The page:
Broken in two parts, the 3.2-foot-long monolith has a rather regular shape and features three holes of similar diameter. One, which can be found at its end, crosses it completely from part to part, the others appear at two sides of the massive stone.
Such features leave no doubt that the monolith was man-made some 10,000 years ago.
“There are no reasonable known natural processes that may produce these elements,” Zvi Ben-Avraham, from the Department of Earth Sciences at Tel Aviv University, and Emanuele Lodolo, from the National Institute of Oceanography and Experimental Geophysics in Trieste, Italy, wrote in the Journal of Archaeological Science.
The monolith was found at a depth of 131 feet, on what was once an island in the Sicilian Channel. Called Pantelleria Vecchia Bank, the island was located some 24 miles north of the volcanic island of Pantelleria and was submerged during a massive flood about 9,500 years ago.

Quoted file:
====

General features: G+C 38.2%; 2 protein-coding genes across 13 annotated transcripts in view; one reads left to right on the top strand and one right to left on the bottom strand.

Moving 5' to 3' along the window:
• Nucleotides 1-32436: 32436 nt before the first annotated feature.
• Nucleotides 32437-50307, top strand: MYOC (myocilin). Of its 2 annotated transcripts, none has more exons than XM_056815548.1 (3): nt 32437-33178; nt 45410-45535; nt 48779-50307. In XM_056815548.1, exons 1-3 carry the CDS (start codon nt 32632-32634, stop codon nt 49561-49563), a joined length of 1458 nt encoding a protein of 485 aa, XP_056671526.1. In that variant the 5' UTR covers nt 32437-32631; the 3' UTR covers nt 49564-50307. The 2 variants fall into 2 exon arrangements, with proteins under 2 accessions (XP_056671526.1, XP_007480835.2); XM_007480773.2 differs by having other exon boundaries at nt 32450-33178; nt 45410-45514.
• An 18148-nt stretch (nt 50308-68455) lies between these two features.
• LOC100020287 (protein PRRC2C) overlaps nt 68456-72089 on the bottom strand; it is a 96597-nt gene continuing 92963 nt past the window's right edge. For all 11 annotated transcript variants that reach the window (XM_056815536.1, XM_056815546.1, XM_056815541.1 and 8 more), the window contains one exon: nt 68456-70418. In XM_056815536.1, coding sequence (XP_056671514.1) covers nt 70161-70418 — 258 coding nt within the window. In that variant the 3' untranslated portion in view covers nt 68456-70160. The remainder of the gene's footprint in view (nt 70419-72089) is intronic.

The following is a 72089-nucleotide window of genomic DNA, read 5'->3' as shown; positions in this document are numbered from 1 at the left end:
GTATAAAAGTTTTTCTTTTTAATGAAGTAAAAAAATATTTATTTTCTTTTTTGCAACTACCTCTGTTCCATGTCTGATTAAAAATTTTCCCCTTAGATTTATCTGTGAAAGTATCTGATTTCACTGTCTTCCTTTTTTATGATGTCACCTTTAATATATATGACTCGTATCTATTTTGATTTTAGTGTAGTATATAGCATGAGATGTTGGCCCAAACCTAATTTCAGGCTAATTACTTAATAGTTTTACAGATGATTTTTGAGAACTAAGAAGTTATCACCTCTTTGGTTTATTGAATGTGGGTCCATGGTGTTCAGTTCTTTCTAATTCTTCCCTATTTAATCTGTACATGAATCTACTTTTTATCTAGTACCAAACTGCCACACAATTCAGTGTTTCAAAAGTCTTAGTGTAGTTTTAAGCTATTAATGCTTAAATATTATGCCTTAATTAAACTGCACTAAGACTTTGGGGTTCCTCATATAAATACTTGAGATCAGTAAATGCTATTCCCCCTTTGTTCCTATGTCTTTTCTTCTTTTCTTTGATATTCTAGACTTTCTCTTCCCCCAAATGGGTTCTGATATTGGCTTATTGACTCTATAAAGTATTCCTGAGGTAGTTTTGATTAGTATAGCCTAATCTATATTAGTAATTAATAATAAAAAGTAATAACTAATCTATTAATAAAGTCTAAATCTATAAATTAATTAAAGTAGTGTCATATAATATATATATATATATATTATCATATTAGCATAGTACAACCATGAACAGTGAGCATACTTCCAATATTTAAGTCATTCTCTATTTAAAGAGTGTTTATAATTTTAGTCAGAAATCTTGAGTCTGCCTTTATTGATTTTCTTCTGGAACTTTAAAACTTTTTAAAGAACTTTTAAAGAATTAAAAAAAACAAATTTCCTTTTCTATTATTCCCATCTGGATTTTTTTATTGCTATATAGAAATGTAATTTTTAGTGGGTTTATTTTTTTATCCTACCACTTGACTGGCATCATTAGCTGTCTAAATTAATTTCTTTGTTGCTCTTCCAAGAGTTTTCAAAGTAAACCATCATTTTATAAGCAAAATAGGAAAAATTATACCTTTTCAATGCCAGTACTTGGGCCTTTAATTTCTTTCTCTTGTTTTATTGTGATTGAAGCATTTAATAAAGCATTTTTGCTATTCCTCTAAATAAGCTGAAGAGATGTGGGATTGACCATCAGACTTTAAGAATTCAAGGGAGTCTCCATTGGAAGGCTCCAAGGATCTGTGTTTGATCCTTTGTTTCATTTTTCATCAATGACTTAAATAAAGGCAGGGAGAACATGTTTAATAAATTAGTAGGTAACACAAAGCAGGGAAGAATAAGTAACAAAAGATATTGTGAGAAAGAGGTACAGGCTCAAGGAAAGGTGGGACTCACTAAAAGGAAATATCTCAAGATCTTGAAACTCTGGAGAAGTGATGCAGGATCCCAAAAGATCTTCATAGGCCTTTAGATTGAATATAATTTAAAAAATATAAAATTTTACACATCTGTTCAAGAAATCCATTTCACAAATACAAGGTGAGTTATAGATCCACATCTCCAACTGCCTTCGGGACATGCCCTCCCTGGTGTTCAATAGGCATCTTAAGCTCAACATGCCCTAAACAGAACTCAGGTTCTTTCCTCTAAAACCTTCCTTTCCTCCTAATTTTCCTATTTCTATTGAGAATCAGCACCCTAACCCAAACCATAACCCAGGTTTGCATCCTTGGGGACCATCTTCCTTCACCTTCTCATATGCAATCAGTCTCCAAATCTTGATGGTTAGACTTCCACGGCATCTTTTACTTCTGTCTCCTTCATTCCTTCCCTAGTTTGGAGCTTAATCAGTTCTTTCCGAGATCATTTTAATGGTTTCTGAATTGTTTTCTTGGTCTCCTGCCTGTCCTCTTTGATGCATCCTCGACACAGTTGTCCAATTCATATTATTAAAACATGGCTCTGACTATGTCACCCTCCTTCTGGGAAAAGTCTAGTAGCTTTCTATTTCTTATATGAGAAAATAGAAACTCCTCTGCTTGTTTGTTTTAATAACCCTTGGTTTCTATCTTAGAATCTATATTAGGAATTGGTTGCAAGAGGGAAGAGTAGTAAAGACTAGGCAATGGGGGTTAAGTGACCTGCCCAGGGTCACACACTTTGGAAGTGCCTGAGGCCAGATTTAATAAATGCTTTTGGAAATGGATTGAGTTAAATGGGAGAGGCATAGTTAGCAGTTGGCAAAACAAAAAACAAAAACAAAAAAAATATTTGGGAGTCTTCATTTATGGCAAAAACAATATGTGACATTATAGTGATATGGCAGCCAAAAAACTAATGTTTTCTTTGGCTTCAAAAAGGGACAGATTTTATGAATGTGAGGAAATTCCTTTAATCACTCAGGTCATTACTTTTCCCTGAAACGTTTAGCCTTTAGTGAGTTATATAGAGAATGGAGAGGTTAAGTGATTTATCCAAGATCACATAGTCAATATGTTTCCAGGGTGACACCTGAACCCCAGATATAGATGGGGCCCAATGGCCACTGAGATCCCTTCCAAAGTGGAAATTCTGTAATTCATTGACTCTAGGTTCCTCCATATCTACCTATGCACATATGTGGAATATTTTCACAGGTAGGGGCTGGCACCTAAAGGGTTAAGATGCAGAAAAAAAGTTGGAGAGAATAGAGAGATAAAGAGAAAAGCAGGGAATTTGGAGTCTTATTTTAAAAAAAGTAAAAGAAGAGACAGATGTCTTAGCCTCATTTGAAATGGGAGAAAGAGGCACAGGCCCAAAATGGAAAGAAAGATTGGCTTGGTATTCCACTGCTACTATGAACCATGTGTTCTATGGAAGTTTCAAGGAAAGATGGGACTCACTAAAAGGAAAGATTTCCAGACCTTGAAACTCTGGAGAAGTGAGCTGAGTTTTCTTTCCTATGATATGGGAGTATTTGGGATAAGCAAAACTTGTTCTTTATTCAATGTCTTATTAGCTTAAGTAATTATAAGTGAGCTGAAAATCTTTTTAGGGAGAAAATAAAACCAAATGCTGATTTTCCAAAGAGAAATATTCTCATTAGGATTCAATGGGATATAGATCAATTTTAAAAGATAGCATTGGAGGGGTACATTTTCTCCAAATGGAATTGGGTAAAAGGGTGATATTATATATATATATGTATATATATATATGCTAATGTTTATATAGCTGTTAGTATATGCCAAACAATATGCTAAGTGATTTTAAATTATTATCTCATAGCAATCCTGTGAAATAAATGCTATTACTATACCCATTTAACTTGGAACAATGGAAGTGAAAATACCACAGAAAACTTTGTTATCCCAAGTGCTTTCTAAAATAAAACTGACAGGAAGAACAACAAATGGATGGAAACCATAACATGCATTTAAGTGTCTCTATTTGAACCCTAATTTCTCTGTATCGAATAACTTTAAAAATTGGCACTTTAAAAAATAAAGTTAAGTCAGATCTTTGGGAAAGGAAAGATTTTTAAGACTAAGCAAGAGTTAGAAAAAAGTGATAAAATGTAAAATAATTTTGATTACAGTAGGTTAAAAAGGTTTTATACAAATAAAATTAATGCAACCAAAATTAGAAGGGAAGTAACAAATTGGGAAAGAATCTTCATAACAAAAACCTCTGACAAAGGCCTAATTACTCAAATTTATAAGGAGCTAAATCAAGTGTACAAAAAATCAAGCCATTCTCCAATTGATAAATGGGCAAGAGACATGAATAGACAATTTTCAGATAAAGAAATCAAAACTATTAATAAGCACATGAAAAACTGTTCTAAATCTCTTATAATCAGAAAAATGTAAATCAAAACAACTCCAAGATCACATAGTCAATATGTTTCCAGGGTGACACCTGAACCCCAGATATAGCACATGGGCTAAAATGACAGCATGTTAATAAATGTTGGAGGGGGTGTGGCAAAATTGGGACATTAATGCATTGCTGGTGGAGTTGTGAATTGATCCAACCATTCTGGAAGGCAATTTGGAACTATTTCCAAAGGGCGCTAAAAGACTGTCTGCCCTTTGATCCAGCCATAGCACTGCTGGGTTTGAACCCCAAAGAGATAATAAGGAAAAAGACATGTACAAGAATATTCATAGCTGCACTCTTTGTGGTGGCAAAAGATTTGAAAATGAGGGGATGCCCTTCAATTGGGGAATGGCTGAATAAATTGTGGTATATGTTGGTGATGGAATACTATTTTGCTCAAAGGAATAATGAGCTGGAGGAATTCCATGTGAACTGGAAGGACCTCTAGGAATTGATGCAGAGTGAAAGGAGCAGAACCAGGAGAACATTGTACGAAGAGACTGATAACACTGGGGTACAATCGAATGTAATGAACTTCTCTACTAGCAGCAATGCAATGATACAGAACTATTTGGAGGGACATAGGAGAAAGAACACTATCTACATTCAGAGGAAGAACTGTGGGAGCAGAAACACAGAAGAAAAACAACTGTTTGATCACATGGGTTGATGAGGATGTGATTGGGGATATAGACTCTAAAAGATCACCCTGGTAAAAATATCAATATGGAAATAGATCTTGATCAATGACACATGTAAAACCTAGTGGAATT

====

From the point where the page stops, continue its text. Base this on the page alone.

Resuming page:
Indeed, the entire geography of the Mediterranean Basin was radically altered by the increase in sea level following the Last Glacial Maximum.
“The Sicilian Channel is one of the shallow shelves of the central Mediterranean region where the consequences of changing sea-level were most dramatic and intense,” the researchers wrote.